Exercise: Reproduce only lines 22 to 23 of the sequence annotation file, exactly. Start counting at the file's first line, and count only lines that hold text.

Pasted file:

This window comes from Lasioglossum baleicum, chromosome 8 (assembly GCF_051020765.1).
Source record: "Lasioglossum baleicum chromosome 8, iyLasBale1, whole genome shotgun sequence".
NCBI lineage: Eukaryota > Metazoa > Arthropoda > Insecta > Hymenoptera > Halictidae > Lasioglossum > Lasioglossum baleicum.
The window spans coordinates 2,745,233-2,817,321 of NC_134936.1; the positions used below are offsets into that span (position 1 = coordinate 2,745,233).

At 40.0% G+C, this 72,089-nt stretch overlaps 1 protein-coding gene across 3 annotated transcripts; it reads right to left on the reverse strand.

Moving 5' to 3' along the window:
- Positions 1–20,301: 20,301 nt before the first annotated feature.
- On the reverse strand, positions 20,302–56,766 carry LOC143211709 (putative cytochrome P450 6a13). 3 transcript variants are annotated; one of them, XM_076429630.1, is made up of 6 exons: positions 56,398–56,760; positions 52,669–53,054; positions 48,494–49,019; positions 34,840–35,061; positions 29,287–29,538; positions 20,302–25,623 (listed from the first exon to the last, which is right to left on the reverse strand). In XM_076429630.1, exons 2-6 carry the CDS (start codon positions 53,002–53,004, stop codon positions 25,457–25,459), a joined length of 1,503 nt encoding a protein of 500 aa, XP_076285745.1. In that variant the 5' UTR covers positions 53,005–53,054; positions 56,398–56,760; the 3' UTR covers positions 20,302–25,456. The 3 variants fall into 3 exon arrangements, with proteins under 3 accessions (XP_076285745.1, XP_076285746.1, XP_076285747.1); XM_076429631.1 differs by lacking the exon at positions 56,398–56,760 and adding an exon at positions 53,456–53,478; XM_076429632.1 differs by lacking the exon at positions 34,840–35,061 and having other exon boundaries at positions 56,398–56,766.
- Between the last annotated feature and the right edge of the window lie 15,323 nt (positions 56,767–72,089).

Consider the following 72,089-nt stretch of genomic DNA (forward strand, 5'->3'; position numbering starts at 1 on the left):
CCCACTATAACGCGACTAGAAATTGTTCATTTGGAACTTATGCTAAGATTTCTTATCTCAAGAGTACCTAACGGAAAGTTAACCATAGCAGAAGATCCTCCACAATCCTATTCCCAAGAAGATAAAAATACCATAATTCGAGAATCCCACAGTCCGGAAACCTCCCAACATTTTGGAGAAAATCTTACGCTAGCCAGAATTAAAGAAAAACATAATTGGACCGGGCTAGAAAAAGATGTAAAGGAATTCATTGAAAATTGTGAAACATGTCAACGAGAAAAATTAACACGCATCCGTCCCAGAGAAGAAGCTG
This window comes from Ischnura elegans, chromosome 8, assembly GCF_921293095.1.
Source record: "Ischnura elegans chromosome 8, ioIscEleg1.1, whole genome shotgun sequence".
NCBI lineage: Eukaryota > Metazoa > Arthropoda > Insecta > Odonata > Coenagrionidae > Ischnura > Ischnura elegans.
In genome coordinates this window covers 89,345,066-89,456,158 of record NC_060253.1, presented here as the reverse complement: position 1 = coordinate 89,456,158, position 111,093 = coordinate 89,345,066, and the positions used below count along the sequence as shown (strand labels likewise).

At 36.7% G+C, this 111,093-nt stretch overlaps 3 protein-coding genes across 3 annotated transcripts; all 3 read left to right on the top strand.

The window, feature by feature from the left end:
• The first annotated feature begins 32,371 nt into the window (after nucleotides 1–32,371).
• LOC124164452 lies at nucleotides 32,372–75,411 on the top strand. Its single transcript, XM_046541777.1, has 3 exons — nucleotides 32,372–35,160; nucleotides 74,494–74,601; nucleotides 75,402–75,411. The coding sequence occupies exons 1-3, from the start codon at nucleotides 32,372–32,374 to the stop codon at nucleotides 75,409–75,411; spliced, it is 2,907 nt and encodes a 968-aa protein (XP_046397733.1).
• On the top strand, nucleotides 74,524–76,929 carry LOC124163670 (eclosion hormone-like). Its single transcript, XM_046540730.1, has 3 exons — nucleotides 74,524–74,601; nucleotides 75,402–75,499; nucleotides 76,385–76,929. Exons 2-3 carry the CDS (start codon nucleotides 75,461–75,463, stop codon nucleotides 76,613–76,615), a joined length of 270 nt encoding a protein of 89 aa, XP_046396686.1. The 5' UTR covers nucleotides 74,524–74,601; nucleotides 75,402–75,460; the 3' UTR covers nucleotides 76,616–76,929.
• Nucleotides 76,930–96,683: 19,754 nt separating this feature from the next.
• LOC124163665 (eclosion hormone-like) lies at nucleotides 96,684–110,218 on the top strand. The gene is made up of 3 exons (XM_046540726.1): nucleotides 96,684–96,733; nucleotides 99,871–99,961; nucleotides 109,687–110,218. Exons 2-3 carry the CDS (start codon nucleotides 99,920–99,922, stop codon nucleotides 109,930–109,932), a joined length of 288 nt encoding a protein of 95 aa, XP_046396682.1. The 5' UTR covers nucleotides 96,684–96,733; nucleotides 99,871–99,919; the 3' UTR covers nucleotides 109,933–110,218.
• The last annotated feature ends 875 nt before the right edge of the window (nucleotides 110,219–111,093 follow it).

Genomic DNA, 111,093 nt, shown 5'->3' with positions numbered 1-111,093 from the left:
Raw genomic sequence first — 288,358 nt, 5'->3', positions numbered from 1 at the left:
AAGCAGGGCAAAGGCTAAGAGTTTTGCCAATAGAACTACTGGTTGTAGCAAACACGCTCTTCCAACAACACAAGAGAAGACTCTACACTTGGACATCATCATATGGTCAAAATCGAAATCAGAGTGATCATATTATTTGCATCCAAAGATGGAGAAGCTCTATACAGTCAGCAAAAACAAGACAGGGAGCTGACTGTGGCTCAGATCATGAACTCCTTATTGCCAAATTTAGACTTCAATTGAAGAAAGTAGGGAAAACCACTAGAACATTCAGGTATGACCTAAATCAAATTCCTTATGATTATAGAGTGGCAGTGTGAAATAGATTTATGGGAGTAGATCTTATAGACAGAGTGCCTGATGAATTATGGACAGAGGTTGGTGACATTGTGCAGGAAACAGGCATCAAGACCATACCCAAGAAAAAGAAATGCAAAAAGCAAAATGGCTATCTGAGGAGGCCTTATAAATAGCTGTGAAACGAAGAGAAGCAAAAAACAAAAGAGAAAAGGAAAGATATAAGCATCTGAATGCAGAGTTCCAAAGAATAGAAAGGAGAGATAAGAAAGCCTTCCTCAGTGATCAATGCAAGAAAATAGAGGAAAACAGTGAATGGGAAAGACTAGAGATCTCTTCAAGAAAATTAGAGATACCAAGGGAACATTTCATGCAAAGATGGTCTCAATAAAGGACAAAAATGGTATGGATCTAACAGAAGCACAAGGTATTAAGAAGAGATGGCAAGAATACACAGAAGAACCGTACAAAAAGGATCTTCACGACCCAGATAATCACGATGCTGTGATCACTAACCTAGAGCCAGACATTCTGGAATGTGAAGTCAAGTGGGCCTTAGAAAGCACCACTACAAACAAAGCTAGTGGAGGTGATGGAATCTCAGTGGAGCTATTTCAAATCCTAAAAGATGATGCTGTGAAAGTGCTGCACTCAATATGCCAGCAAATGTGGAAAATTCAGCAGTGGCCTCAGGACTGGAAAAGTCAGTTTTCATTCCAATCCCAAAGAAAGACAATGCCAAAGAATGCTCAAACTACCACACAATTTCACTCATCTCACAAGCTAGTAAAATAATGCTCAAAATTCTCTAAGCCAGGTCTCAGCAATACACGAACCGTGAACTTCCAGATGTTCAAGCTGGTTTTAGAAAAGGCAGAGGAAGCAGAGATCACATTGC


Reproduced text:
• LOC124163665 (eclosion hormone-like) lies at nucleotides 96,684–110,218 on the top strand. The gene is made up of 3 exons (XM_046540726.1): nucleotides 96,684–96,733; nucleotides 99,871–99,961; nucleotides 109,687–110,218. Exons 2-3 carry the CDS (start codon nucleotides 99,920–99,922, stop codon nucleotides 109,930–109,932), a joined length of 288 nt encoding a protein of 95 aa, XP_046396682.1. The 5' UTR covers nucleotides 96,684–96,733; nucleotides 99,871–99,919; the 3' UTR covers nucleotides 109,933–110,218.
• The last annotated feature ends 875 nt before the right edge of the window (nucleotides 110,219–111,093 follow it).